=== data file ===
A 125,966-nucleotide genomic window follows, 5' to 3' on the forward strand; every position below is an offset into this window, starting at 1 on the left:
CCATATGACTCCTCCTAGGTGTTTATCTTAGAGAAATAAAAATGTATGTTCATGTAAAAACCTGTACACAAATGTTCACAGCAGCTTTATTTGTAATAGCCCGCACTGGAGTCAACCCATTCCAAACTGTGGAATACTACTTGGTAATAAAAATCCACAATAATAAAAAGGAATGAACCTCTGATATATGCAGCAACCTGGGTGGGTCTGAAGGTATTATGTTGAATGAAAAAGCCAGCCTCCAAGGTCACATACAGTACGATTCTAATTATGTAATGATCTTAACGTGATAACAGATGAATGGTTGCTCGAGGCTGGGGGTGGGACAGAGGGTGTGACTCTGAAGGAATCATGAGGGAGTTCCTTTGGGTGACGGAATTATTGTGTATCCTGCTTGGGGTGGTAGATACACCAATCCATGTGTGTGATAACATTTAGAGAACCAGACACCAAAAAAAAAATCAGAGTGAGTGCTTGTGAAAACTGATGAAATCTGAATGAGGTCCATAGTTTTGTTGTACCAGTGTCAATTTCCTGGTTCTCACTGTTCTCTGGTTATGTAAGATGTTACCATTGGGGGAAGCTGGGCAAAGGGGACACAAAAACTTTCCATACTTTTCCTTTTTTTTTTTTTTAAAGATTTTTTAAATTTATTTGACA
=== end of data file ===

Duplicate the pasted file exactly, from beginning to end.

A 125,966-nucleotide genomic window follows, 5' to 3' on the forward strand; every position below is an offset into this window, starting at 1 on the left:
CCATATGACTCCTCCTAGGTGTTTATCTTAGAGAAATAAAAATGTATGTTCATGTAAAAACCTGTACACAAATGTTCACAGCAGCTTTATTTGTAATAGCCCGCACTGGAGTCAACCCATTCCAAACTGTGGAATACTACTTGGTAATAAAAATCCACAATAATAAAAAGGAATGAACCTCTGATATATGCAGCAACCTGGGTGGGTCTGAAGGTATTATGTTGAATGAAAAAGCCAGCCTCCAAGGTCACATACAGTACGATTCTAATTATGTAATGATCTTAACGTGATAACAGATGAATGGTTGCTCGAGGCTGGGGGTGGGACAGAGGGTGTGACTCTGAAGGAATCATGAGGGAGTTCCTTTGGGTGACGGAATTATTGTGTATCCTGCTTGGGGTGGTAGATACACCAATCCATGTGTGTGATAACATTTAGAGAACCAGACACCAAAAAAAAAATCAGAGTGAGTGCTTGTGAAAACTGATGAAATCTGAATGAGGTCCATAGTTTTGTTGTACCAGTGTCAATTTCCTGGTTCTCACTGTTCTCTGGTTATGTAAGATGTTACCATTGGGGGAAGCTGGGCAAAGGGGACACAAAAACTTTCCATACTTTTCCTTTTTTTTTTTTTTAAAGATTTTTTAAATTTATTTGACA